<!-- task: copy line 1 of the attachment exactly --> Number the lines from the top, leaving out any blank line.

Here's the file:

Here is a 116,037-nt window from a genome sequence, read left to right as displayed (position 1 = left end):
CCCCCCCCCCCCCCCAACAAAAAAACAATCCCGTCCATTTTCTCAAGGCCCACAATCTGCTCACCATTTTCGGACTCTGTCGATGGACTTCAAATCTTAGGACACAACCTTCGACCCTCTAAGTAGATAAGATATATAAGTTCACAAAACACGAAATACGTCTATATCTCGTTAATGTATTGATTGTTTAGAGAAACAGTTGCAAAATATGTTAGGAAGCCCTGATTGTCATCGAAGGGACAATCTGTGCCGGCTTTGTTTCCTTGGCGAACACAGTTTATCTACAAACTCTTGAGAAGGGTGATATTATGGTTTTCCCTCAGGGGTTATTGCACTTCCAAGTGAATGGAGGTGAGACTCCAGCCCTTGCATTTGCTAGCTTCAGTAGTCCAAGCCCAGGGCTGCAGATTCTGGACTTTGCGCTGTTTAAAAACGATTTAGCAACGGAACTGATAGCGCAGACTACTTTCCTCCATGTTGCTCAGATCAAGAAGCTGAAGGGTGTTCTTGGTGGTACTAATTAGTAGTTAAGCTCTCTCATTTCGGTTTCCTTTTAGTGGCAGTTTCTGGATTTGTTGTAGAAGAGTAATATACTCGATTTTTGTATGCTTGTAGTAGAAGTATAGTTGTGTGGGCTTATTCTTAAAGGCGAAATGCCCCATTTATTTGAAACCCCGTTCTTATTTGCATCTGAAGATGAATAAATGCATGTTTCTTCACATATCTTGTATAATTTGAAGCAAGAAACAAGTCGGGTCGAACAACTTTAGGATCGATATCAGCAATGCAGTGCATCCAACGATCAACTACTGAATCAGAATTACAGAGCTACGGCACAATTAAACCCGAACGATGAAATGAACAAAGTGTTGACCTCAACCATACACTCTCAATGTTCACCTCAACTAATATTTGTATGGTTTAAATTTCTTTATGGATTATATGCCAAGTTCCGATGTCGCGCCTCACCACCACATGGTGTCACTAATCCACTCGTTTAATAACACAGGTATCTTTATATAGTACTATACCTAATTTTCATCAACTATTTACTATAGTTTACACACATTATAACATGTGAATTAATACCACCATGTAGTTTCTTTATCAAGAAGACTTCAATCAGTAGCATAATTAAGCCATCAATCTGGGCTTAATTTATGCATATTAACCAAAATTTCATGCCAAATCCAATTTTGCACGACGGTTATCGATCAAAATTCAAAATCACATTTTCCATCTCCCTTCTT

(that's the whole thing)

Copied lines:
Here is a 116,037-nt window from a genome sequence, read left to right as displayed (position 1 = left end):